One of the most interesting aspects of the legislative session is the process of amending Idaho’s Constitution. These proposals, when made, will be in the form of a House or Senate Joint Resolution.
This standard is set very high, and any proposal that advances must receive a two-thirds (2/3) supporting vote of the membership of each body; does not have to be signed by the Governor, but is required to be voted upon by Idaho citizens in
the next general election. To amend the constitution, it takes a majority of votes in the general election.
Property Rights Bill Advances
This week an Idaho Farm Bureau sponsored bill H468 received a “do pass” recommendation from the House Resources and Conservation Committee. H468 is designed to prohibit the Idaho Outfitters and Guides (O&G) Licensing Board from requiring a license when a private property owner offers recreational opportunities for a fee on his own private land.
What started out in 1951 as authority to regulate the narrow field of those who provided guiding services or saddle horses or pack animals to hunters or fishermen in Idaho’s backcountry, has slowly but steadily morphed into an over-reaching agency. This agency now claims authority to regulate any recreational activity anywhere in Idaho whether it is completely upon private property or not.
This week the House Resources and Conservation Committee approved the Governor’s wolf bill, H470 on a vote of 14 – 4. Those voting against the bill were Reps Mat Erpelding, Donna Pence, Ilana Rubel and Steve Miller. There were more than 50 people who testified, with a pretty even split between those in favor and those opposed. Most opponents attempted to downplay the dramatic increases in the number of wolves and the havoc they have wreaked on our big game herds. They tried to paint the bill as an extermination order, while proponents argued that we would be lucky to maintain current wolf numbers, even with the implementation of H470. Wolves are exceedingly adept at stealth and it is very difficult for hunters and trappers to be successful when pursuing them. H470 simply provides a funding mechanism to pursue other legal, lethal options to maintain and control wolf numbers.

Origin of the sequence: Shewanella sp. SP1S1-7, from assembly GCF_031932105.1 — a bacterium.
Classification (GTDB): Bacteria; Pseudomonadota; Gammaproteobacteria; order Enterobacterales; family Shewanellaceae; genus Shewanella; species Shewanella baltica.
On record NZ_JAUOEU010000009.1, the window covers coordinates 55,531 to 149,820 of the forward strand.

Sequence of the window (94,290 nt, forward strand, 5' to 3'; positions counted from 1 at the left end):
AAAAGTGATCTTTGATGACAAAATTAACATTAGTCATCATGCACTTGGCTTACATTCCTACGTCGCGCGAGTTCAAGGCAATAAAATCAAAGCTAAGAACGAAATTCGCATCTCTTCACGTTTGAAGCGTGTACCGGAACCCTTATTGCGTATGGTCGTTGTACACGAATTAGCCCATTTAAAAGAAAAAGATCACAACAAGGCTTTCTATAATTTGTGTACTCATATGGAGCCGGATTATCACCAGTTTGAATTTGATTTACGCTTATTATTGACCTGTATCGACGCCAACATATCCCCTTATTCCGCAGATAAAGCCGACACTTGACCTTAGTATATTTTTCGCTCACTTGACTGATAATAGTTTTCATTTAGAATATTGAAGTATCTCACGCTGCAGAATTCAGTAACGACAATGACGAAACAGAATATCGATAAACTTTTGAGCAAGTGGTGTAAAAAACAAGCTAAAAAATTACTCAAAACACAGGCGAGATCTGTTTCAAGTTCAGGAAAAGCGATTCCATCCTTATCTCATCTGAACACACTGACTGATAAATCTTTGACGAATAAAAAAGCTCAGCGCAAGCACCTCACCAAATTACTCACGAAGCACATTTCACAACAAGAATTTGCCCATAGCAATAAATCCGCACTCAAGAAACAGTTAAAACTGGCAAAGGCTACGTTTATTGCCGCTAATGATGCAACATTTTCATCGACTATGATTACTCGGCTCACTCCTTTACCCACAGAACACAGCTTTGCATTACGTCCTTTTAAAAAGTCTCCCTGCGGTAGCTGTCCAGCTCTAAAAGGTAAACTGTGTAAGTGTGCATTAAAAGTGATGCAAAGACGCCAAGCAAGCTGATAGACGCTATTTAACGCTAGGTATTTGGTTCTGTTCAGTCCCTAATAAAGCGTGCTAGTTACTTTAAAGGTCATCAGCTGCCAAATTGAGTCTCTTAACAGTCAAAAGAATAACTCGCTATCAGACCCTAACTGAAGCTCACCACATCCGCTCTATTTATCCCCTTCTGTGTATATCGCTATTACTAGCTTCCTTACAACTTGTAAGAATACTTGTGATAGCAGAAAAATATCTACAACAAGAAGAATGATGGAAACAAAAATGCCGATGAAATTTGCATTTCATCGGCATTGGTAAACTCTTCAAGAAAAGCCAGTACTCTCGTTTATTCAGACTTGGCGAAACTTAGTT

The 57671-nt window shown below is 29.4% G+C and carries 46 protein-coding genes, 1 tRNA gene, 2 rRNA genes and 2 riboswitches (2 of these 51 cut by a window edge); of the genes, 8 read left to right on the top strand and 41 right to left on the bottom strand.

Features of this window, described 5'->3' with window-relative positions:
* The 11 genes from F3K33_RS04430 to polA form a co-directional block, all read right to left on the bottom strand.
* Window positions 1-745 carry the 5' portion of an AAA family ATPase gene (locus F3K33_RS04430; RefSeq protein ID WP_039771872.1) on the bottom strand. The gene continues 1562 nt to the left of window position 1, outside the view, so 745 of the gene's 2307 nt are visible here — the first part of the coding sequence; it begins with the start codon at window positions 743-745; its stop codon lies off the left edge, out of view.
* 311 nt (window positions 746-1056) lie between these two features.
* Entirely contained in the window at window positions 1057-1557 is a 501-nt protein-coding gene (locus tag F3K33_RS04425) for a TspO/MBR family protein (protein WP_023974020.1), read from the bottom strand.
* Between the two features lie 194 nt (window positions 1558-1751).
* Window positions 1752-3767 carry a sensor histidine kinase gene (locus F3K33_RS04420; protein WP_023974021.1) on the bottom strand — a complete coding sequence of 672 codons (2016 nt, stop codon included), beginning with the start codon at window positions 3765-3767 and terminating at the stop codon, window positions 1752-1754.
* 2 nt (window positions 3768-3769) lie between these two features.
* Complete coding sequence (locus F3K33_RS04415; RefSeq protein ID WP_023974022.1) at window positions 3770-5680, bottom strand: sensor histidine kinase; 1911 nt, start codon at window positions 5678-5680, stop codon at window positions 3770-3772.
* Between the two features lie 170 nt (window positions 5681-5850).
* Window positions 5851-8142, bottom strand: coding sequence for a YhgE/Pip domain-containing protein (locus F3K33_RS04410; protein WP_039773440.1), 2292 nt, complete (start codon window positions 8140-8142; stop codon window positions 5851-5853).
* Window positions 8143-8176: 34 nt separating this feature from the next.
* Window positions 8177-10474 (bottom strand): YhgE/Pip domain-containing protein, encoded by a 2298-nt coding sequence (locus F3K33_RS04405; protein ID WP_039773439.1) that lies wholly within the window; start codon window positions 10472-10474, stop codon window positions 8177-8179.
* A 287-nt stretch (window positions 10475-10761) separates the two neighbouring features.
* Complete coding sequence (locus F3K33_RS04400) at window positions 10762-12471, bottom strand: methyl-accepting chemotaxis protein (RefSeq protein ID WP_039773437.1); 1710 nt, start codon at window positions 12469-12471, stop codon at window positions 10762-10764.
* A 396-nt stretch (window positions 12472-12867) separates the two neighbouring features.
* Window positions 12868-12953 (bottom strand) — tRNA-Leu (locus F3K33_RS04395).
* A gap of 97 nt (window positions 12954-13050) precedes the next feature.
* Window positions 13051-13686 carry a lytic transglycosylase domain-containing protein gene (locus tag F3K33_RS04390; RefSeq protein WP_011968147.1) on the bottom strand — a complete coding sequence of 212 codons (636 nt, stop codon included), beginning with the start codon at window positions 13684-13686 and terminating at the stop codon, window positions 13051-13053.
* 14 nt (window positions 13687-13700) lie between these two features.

This week a bill to protect private property rights and prevent anti-agriculture activists from interfering with agricultural operations advanced through the Senate Agricultural Affairs committee. S1337 would prohibit anyone from accessing a farmer’s property, his records or taking audio or video recordings on his property without his express consent. It would also criminalize interference or damage to a farming operation or obtaining employment under false pretenses on a farm.
There was considerable debate in committee from both sides of the issue. Most opponents of the measure continued objected that this would allow farmers to “cover up” inappropriate or unsafe practices. Proponents argued that the bill does not prohibit in any way the ability for someone, even an employee, to contact the proper authorities if they believe something unsafe or incorrect is happening.